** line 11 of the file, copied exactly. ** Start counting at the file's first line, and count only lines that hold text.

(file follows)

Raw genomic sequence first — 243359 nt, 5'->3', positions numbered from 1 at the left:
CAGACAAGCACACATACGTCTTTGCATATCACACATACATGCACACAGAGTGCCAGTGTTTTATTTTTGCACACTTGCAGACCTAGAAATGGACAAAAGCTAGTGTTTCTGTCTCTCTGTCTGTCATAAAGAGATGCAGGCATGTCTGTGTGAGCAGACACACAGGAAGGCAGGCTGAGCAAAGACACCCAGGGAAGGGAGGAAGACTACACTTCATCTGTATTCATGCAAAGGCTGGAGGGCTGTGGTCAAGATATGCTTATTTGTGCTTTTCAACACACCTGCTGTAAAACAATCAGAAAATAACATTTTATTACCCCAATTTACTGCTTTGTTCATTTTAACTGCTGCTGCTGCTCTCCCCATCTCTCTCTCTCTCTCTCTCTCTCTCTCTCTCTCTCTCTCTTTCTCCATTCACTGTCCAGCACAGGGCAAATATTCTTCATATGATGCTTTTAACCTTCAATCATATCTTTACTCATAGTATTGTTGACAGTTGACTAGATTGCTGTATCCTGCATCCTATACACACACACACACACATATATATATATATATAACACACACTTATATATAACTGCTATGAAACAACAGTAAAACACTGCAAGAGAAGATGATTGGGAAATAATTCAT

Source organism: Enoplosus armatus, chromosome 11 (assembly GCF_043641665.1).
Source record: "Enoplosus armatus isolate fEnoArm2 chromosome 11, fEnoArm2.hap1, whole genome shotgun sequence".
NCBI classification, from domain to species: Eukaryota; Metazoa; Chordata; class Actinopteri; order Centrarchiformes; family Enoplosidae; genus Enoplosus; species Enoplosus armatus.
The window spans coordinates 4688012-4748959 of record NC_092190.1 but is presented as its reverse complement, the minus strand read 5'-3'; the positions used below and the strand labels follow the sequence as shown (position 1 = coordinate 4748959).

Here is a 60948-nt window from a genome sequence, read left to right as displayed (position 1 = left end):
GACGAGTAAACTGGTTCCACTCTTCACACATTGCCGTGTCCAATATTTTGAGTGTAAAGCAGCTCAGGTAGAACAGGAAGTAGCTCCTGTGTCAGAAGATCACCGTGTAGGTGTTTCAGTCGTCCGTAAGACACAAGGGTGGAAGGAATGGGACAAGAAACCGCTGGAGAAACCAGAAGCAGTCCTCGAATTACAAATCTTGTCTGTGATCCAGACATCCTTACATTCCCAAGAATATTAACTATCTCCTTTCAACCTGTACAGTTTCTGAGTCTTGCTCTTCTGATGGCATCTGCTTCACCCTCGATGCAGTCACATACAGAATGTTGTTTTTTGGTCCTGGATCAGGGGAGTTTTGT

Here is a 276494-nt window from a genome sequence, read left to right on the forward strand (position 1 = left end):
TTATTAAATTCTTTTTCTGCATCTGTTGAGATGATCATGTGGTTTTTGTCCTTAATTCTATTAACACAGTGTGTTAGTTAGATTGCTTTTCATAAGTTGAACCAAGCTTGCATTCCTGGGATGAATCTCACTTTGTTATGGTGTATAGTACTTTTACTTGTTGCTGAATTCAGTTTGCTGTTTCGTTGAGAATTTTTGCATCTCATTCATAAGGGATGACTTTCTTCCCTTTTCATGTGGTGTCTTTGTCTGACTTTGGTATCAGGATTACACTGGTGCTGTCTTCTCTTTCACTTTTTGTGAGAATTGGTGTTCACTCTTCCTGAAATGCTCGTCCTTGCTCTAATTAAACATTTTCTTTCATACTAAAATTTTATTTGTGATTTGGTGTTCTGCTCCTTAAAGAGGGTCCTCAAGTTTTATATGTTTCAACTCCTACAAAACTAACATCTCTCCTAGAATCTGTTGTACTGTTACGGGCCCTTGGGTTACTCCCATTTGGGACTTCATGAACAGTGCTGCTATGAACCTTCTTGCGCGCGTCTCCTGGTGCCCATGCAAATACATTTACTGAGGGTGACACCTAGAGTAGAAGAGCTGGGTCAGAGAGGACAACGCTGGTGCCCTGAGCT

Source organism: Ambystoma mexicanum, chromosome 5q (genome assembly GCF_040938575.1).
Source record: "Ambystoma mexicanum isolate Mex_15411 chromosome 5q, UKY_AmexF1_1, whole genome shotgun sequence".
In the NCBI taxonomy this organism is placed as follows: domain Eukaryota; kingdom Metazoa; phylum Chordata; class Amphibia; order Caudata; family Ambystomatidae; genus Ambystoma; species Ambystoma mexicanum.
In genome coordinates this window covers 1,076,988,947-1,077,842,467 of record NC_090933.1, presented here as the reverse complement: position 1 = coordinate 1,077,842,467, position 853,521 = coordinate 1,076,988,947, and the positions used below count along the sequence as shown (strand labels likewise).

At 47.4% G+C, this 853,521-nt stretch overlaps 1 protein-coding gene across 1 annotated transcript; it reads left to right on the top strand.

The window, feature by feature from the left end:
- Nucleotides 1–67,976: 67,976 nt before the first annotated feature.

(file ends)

Source organism: Ambystoma mexicanum, chromosome 5q (genome assembly GCF_040938575.1).